Real Estate Update Fall 2013/Winter 2014
What’s Happening with the Market?
2013 has been a wild ride for the Bay Area housing market. After years of trepidation, buyers overcame their reticence and stepped forward. They came in droves, prompted by rising interest rates, a fear of rising home prices and confidence that home prices had finally hit bottom.
Unfortunately, the inventory of homes for sale was next to nil. At one point early in the year, the standing inventory of homes for sale in Oakland was enough to last about 3 weeks. In a normal market, it would take 4 to 6 months to sell the current inventory.
By March, multiple offers were common in most desirable neighborhoods in the Bay Area. Buyers resorted to tactics rarely used since 2006. They made contingency-free offers; some pre-inspecting before making an offer; others relying only on the seller’s pre-sale inspections. Buyers who needed mortgages lost out to all cash buyers of which there were many.
This frenzied activity caused the median home price in the Bay Area to rise 31.7% in August compared to August 2013, according to DataQuick, a real estate information company. However, in September the appreciation rate declined. The median price of Bay Area homes sold in September 2013 was 24% higher than the previous year.
During August and September 2013, the number of homes sold declined suggesting that the Bay Area housing market might be slowing down. As one East Bay Realtor put it: “The wave has passed”. If so, what happened? And, where is the market headed?
Buyer fatigue caused some buyers to drop out of the market after making numerous offers with no success. Interest rates increased over 1% since the beginning of the year. Some buyers are using fixed adjustable rate mortgages to keep their housing costs down. These loans are fixed at a rate that’s lower than fully fixed-rate mortgages for a period of time (5, 7 or 10 years) before reverting to an adjustable rate mortgage.
Another factor impacting the slowdown is that more sellers are entering the market in response to the good news that home prices are up significantly from a year ago. This has helped the inventory situation in some sub-markets, giving buyers more choice and resulting in fewer bidding wars. Although disappointing to sellers who can’t get the price they want despite the big jump in median price, a slowdown from the hectic pace of winter and spring is far better than a bust.
Some economists think we are headed toward a balanced market, one that doesn’t favor either buyer or seller. This should benefit the long term health of the housing market. Leslie Appleton Young, Chief Economist for the California Association of Realtors (CAR), expects single family resale sales volume to increase 3.2% in 2014 and the median home price to increase 6%-a more normal appreciation rate.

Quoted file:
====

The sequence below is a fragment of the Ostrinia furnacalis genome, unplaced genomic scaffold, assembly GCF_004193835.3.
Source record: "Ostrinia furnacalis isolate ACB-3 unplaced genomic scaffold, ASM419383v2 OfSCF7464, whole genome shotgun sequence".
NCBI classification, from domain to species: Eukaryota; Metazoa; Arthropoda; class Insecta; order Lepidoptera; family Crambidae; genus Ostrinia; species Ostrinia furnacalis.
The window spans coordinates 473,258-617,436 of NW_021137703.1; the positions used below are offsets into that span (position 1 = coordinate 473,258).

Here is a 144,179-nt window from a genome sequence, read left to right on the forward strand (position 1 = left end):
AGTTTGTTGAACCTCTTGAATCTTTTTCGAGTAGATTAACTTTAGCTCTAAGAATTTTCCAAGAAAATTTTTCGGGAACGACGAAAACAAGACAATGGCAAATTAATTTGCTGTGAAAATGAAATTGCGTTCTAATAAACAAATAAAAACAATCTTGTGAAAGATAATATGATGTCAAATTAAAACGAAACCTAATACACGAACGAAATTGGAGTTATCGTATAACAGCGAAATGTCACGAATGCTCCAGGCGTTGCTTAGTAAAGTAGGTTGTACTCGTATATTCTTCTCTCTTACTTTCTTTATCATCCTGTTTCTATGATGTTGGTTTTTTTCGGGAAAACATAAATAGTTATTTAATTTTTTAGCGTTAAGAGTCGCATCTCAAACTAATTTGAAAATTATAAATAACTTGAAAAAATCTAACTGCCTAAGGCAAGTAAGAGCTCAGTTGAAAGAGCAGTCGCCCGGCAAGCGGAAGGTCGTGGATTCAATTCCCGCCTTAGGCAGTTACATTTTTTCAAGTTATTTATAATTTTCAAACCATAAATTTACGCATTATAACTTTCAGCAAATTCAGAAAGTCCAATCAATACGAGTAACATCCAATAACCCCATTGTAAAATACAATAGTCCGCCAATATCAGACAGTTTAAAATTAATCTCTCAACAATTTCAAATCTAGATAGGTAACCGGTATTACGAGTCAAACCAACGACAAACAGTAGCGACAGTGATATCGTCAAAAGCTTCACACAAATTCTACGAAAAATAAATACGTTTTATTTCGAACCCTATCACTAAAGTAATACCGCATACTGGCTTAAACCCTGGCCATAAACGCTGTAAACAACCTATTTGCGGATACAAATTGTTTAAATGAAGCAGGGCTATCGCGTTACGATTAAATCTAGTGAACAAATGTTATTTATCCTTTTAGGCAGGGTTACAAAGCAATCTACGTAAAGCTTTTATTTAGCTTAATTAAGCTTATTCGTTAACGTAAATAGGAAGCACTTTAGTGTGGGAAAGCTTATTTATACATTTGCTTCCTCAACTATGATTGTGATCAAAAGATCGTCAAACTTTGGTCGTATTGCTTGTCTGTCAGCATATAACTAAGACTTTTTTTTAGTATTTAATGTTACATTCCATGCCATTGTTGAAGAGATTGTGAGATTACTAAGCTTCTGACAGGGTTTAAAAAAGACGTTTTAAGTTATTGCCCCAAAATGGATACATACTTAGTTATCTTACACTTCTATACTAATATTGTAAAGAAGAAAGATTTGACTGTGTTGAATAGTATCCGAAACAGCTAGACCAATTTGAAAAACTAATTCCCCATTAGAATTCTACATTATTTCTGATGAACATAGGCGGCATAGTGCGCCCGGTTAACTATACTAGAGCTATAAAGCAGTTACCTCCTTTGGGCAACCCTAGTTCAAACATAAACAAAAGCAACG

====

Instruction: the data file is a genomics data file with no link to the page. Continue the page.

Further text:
However, California has not built enough houses for years, particularly in the Bay Area where 2 top job creators-Silicon Valley and San Francisco-are located. This supply-demand imbalance may continue to push prices higher at a faster than normal pace.
Interest rates are expected to rise to 5.3% by the end on 2014, according to CAR. Higher rates and home prices decrease affordability. First time buyers are being priced out of the market. Currently, the share of first-time buyer sales is the lowest since 2006. We need a strong first-time buyer market to fuel the trade-up market.
Foreclosures are no longer the risk to the market that they were for several years. According to CAR, approximately 85% of California home sales in August 2013 were equity sales rather than distressed sales.
Other factors still weigh on the housing market. Lenders will enact new mortgage reforms January 1, 2014 that will make the approval process harder. The Conference Board Consumer Confidence Index dropped sharply in October to 71.2, down from 80.2 in September. There is uncertainty about the deficit, tax reform, fiscal policy and this list goes on.
We’re in the fourth year of a housing recovery and it feels a lot better than it did the first year. But, who said it would be easier?
Dian Hymer is a top-producing real estate broker associate with Coldwell Banker in the Oakland/Piedmont office. Dian has over 30 years’ experience as a Realtor®; a nationally syndicated columnist for over 20 years. Dian’s column currently appears in Bay Area News Group newspapers around the Bay Area. Dian@dianhymer.com; (510) 339-4777